by Tyler Durden
Mon, 03/19/2018 - 20:22
Update 2: Minutes after Stamos' tweet statubg he was still "fully engaged" at Facebook, Reuters 'sources' reported that he will leave the firm effective in August, and has already has responsibilities for countering government-sponsored disinformation taken away from him.
FACEBOOK INC CHIEF SECURITY OFFICER ALEX STAMOS TO LEAVE EFFECTIVE IN AUGUST
FACEBOOK HAS ALREADY TAKEN AWAY STAMOS' RESPONSIBILITIES TO COUNTER GOVERNMENT-SPONSORED DISINFORMATION
In short: a mess.
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Update 1: It appears The New York Times may have taken some liberty with the facts, as Stamos just tweeted to confirm he had not actually departed Facebook but is working on election security...
Despite the rumors, I'm still fully engaged with my work at Facebook. It's true that my role did change. I'm currently spending more time exploring emerging security risks and working on election security.
— Alex Stamos (@alexstamos) March 19, 2018
So to sum up - a fake-news-battling Facebooker denies fake-news spread about fake-news-spreading Facebook by the NYT.
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Less than six months after exclaiming his concerns about algorithmic censorship on social media, and fears about becoming a 'ministry of truth', Alex Stamos - Facebook's chief information security officer - is leaving the tech giant following "internal disagreements" over how the company should handle disinformation spread over its platform, according to the New York Times.
His departure was reportedly planned long before the Cambridge Analytica scandal erupted over the weekend.
Stamos famously unleashed a scathing tweet storm late last year warning the FBI and intrusive Democratic lawmakers (who are again banging the regulation drum) that "censorship is easy", but separating Russian bots from legitimate posters would be much, much harder, and essentially would require Facebook or the government to become a "Ministry of Truth" - referring to a government ministry from George Orwell's 1984 responsible for rewriting history.
"It’s very difficult to spot fake news and propaganda using just computer programs," Stamos said in a series of Twitter posts on Saturday.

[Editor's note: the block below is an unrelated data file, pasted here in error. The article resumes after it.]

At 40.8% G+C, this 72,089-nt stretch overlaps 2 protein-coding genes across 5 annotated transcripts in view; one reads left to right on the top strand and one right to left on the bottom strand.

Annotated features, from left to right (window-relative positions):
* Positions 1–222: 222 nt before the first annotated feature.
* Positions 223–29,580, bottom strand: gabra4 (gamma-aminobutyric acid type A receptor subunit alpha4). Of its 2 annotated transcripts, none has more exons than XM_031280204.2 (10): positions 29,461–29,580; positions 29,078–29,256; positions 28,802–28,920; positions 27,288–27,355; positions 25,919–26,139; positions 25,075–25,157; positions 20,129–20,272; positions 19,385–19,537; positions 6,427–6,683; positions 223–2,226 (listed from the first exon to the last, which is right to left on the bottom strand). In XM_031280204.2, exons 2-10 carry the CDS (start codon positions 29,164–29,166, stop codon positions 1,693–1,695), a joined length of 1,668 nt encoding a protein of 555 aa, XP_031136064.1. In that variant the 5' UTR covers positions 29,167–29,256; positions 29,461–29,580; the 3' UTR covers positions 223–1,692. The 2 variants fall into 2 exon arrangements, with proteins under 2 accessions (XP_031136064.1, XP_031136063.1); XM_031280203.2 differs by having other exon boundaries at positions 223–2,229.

“Nobody of substance at the big companies thinks of algorithms as neutral,” Stamos wrote, adding that the media is simplifying the matter.
“Nobody is not aware of the risks.”
"So if you don't worry about becoming the Ministry of Truth with ML systems trained on your personal biases, then it's easy!"
Stamos, according to the NYT, had reportedly clashed with other senior executives over how the company should handle disclosures of "Russian interference" on its platform. Stamos called for more transparency and disclosure.
After his day-to-day responsibilities were reassigned to others in December, Mr. Stamos said he would leave the company. He was persuaded to stay through August to oversee the transition of his duties because executives thought his departure would look bad, the current and former employees said. He has been overseeing the transfer of his security team to Facebook’s product and infrastructure divisions. His group, which once had 120 people, now has three, the current and former employees said.
Stamos is the first senior employee to leave the company since the controversy surrounding the purported $100,000 in fraudulent ad spending by a "Russian troll farm" was first publicly confirmed in September.
Last month Facebook VP of advertising Rob Goldman weighed in on the Russian meddling narrative in a string of tweets responding to special counsel Robert Mueller's indictment of 13 Russian nationals running a "bot farm" which, according to Mueller (via Deputy AG Rod Rosenstein), was unsuccessful at influencing the 2016 election.
Deputy Attorney General Rosenstein: "No allegation in the indictment of any effect on the outcome of the election." https://t.co/eSwD0ToL67 pic.twitter.com/SrOTipSoxu
— ABC News Politics (@ABCPolitics) February 16, 2018